How do I know that?
Because my shoulders are still pink and pulsing with the memory of the morning shower.
It's a great pity because I have really been enjoying the mechanical switching on and off of the water heater each morning. First thing out of bed, I rush to the bathroom, flick the pleasant red switch and then stand there, singing to myself: tadaaa, beam of red is iniated. Rockets are ready to launch. Time to proceed to tea, news and email before leaping into the steaming waves of water that shall issue happily from my recently stolen shower head with a great big smile on my face. Ilhamdulilah.
But this morning was not such a picture of happiness. Instead of turning on the hot tap, I might as well have jumped into a vat of chemical solvent and then stuffed myself with gravy.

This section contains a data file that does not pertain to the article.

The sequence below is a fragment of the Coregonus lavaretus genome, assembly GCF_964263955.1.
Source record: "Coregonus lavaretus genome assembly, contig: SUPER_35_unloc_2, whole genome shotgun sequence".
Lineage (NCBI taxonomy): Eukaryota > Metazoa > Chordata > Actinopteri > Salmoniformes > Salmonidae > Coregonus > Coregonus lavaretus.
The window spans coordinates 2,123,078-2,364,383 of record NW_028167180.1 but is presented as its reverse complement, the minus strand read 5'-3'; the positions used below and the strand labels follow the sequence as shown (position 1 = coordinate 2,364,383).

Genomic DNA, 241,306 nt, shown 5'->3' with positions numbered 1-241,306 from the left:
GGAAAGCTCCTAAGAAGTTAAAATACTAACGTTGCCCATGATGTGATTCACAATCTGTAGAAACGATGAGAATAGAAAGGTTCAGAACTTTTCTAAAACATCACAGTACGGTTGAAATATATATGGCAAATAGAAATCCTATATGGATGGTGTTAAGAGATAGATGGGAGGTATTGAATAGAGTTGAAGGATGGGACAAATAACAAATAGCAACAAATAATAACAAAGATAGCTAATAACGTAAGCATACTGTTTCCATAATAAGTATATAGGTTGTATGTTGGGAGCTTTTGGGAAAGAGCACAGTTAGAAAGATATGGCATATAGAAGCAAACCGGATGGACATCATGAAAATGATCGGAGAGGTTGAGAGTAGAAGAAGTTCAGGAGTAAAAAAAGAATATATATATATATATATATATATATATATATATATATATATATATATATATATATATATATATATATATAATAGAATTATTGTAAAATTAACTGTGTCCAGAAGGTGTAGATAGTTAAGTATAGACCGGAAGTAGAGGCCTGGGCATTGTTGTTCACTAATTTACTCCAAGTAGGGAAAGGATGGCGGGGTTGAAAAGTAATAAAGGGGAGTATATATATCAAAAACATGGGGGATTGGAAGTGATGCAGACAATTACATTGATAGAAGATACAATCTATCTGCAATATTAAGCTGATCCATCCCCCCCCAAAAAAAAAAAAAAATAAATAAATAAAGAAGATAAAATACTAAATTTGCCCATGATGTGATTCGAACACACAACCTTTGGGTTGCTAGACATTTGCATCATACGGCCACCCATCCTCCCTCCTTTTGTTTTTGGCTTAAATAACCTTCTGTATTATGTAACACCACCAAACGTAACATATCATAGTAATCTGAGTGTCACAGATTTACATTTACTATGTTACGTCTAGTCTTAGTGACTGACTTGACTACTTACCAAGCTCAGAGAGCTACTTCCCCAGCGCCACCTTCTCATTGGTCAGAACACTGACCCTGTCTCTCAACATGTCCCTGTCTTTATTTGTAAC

Anyone can tell you that laws of thermodynamics that usually pertain to bathrooms do not apply in Sudan. The hot tap produces cool water which has been stored in the mini tank in your bathroom, while the cold tap produces water that could be used in hospitals to singe off unsightly boils and cysts from peoples' necks and bottoms. If you foolishly turn on your heater, you basically heat water that has already been boiled: The kind of hot that even the most resilient Japanese and/or the immortal Ancient Greeks would whine and bitch about.
Yes, it is rather depressing. Winter is over. Heat has returned to reign victorious. Good bye novelty of socks! Goodbye open car windows! Goodbye pleasure of waking up at 5, switching off the ceiling fan and then jumping back into bed to savour the last couple hours beneath the warm and cosy sheet.
Still, I suppose I should dust off my stiff upper lip: the encroaching spring heat will no doubt compare favorably with the Scottish sky: Hey ho, what delights have been brought from the moon by golden storks with tails like peacocks? Oh majesty of white! Clouds, so clean and crisp they could be used as table cloths on the tops of Downing street... but they will soon to turn grey... and then to black... and then produce physical masses of cold that shock on arrival. Sun, bake me while you last... For I shall not complain.